simulate this circuit

(and then add the rest of the earlier schematic)

Since the 100k on 3.3M will not make any difference to the tuning to any noticeable extend.

If you need a single-ramp-up, you can also do something like this:

simulate this circuit

When you press the switch C1 will charge through R2 and eventually pass the threshold of OA2, which will trigger the SET output, if you keep the button pressed it eventually passes the OA1 threshold, triggering the RESET output, which then also resets the SET to low.

You can feed that into your fevourite R-S-Latch/FlipFlop. If you need to feed it into a J-K Flipflop with R and S, you will probably need active low outputs, so you will need to flip the op-amps' inputs, to get inverted operation and then make the transistor a PNP connected to VCC in stead of GND.

When you let the switch go the capacitor will discharge through R1 and D1, which will go much more quickly. The residual charge left by the diode voltage drop will eventually be eliminated by R2 and R1 together, but with a BAT54 type the residual will be below 0.25V.

First you tune the set-time with R2 and C1 or by fiddling with R5, then you can tune the reset-time by fiddling with the balance between R3 and R4 (keeping R4+R3 approcimately the same, else you will also again change the set-time).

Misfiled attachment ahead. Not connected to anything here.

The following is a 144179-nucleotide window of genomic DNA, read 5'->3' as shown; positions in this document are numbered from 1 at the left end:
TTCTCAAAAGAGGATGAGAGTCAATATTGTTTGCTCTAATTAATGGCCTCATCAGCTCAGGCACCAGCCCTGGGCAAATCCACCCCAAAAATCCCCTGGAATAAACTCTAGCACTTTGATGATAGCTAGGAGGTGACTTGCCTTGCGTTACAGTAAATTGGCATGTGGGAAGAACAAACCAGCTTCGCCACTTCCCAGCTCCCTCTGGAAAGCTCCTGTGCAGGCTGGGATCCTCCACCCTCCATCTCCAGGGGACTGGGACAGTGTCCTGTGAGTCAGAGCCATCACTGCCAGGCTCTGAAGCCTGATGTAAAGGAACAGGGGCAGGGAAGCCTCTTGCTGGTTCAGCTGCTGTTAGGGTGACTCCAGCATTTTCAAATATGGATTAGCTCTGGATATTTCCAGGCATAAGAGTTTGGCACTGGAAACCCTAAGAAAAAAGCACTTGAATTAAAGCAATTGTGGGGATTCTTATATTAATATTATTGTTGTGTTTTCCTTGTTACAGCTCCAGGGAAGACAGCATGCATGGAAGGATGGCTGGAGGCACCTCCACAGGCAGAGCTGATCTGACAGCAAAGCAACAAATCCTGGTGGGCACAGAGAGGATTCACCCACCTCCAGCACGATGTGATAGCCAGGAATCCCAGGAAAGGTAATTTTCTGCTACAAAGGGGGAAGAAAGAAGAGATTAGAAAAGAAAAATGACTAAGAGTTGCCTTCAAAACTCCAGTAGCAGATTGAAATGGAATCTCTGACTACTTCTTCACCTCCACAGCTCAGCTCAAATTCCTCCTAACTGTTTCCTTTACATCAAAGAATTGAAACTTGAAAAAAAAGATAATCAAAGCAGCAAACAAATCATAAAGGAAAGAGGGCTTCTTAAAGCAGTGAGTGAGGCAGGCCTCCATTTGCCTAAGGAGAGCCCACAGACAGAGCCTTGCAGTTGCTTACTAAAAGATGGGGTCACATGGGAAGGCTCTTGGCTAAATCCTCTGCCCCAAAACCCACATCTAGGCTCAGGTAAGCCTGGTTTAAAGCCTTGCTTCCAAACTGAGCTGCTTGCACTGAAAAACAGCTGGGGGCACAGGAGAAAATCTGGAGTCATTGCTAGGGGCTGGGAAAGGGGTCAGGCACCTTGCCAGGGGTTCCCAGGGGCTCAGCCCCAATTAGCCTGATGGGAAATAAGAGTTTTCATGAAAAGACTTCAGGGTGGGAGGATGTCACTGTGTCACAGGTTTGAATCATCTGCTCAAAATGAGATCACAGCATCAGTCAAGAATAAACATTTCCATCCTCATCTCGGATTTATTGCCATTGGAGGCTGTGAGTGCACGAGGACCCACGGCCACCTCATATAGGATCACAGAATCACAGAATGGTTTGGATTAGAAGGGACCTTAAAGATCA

Some R-S latch/flipflop types do have a Last-Signal behaviour when both Set and Reset are active, then you won't need the R7 and Q1. They are only needed if the chosen latch has "Undefined Behaviour" when both S and R are active.

Check that the final op-amp choice reaches close enough to both supply rails to be able to give reliable coupling to the logic. Very old fashioned ones (uA741, for example) may not even manage that when powered with only 5V. But most moderny ones will probably do so.

• I never thought of using a dedicated uC, but even an ATtiny10 is twice the price of an LMV358 (rail-to-rail op-amp). Also, uploading code to the blighter would be an inconvinience. The 55 timer option is a no-go: the 'every-N-seconds-switching' is undesirable; the slow dis/charge of the capacitor after the button is released means repeated presses could be mistaken for a long-press. The S-R approach looks good, but what would be the reasons for considering this as a replacement rather than an alternative, if any? – CharlieHanson Jul 22 '15 at 12:04
• @CharlieHanson Yes, the Tiny is more expensive than just one op-amp chip. But a 555, or an op-amp chip + logic + transistors + diodes + caps + resistors (not mentioning board space, which racks up in cost too) is going to be more expensive for sure. The S-R System is a "better alternative" exactly because of that: Lesser components, less complexity, less tuning = less risk and/or time spent. As for getting code in a Tn10, that depends on only using 1 ever or using them regularly, of course. I have a set-up that cost \$80 to build and has earned itself back long ago in my contract work. – Asmyldof Jul 22 '15 at 12:57
• That said, you asked for suggestions and opinions, so I gave those. Yours works and if you like that solution there's no document of law prohibiting you. – Asmyldof Jul 22 '15 at 12:58